Local doctor speaks about treating Ebola patients

Dr. Debbie Eisenhut spent past 16 months in West Africa treating Ebola patients

In 16 months, Dr. Debbie Eisenhut cared for up to 60 Ebola-stricken patients at a hospital outside Liberia's capitol, Oct. 1, 2014. (KOIN 6)
In 16 months, Dr. Debbie Eisenhut cared for up to 60 Ebola-stricken patients at a hospital outside Liberia's capitol, Oct. 1, 2014. (KOIN 6)

PORTLAND, Ore. (KOIN 6) — A Salem-based surgeon who treated patients in West Africa is now back in the United States but says she’d go back to help again.

“It’s endemic in the community at this point, so you have to be cautious of every contact,” said Dr. Debbie Eisenhut, who describes feeling safe in protective gear to care for up to 60 Ebola-stricken patients during the past 16 months.

Two of her friends, Dr. Kent Brantley and Nancy Writebol, also contracted the virus. They were the first Americans with Ebola, and Eisenhut helped care for them and ensured their survival.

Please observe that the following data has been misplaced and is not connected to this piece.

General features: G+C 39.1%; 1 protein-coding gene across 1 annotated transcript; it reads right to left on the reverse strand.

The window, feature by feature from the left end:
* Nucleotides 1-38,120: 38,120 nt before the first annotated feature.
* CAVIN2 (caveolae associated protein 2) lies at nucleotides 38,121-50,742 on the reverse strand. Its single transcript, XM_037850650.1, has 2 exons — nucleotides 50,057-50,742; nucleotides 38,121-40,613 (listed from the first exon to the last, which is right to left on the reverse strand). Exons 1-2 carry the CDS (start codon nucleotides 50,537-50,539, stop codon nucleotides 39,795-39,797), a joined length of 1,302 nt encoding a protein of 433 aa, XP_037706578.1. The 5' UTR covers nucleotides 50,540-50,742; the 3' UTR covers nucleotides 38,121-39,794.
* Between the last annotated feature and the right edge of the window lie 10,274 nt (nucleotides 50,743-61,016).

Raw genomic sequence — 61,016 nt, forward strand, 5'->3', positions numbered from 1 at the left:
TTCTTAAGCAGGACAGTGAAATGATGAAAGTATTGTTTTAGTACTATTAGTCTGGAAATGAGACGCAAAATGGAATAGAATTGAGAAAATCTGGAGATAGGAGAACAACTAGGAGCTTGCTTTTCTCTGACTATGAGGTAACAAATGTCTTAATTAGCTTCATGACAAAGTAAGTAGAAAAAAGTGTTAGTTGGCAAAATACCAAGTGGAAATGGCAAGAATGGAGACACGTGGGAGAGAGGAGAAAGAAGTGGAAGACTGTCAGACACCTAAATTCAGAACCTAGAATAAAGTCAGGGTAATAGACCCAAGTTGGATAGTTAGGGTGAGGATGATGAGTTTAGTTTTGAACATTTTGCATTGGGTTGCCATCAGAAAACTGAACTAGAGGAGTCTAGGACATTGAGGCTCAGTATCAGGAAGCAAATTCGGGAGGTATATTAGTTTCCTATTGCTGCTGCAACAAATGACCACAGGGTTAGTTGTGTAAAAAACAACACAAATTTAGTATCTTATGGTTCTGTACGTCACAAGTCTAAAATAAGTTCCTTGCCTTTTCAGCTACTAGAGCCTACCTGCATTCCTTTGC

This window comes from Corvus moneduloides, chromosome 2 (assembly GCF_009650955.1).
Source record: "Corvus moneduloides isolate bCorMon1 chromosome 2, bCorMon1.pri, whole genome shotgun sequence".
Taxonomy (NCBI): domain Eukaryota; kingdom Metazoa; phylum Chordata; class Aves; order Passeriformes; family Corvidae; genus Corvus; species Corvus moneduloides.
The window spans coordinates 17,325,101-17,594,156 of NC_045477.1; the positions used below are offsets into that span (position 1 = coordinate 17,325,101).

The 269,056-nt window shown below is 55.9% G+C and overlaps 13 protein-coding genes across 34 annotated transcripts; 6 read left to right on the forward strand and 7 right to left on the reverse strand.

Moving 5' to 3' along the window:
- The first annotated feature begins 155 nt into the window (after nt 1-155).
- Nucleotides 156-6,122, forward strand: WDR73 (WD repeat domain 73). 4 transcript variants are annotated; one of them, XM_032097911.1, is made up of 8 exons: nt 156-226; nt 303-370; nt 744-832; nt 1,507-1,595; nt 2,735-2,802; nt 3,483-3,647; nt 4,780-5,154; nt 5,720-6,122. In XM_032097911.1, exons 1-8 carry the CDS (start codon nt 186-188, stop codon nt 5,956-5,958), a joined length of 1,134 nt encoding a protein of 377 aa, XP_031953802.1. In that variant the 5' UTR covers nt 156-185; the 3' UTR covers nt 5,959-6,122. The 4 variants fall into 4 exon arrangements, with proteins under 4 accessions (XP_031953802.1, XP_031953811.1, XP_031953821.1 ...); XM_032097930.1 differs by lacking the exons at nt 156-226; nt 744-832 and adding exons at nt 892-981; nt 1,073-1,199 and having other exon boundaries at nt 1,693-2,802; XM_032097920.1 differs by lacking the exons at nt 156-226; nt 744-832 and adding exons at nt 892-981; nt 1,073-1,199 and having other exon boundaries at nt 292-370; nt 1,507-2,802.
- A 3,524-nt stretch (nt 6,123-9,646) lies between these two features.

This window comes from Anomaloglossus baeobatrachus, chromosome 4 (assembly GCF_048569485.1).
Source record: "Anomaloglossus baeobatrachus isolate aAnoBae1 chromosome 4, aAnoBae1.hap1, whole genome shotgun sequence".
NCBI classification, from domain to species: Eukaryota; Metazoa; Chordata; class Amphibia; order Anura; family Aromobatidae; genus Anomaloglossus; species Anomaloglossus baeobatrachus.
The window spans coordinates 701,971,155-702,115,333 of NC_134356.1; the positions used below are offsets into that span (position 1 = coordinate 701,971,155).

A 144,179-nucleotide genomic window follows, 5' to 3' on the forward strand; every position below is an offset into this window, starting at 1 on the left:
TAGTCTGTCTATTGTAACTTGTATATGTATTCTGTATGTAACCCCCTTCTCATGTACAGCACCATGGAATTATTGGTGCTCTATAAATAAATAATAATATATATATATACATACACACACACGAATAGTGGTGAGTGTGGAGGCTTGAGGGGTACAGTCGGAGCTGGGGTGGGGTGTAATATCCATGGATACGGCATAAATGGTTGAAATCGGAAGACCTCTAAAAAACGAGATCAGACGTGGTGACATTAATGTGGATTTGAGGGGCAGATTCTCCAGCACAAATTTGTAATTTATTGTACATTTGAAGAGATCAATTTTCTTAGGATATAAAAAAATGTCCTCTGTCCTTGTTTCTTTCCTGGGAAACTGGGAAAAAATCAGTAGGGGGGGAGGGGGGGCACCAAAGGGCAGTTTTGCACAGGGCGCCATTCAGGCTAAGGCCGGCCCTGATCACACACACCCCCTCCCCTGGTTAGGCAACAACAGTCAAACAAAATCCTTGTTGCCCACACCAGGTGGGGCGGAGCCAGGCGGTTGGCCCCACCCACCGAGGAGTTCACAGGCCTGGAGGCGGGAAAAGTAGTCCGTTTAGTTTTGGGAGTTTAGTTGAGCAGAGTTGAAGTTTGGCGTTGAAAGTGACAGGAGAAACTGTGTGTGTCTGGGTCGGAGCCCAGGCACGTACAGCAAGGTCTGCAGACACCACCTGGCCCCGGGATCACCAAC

Eisenhut had hugged Writebol, so she said she had to stay in isolation at the hospital she worked at outside Liberia’s capital even after it was evacuated.

She never did get sick, but the virus has killed 3,300 people in West Africa.

On Wednesday, Oregon’s Health Authority assured people the infection risk in Portland is low.

“We have experience, this is the kind of thing that luckily we don’t do every day, but we are prepared to act and have done so in the past,” said Dr. Katrina Hedberg.

Ebola has also shut down all of Liberia’s major hospitals, making care for other ailments impossible, only adding to the disaster.

“You can imagine a major metropolitan area of 1.5 million people and no hospitals,” said Eisenhut. “So, that’s a hidden tragedy the press isn’t talking about.”

Yet with Ebola out of control, Eisenhut worked 12-hour shifts and was often in protective gear for a third of that when she got word of the first Ebola case in June. She started treating patients and teaching staff to try and save lives.

“There are more survivors being discharged from the unit at this point,” she said.

Before Eisenhut left, at least three patients had recovered at her Liberia hospital.

While in the US, she plans to give education talks, including one at Salem’s Corban University on Oct. 13.

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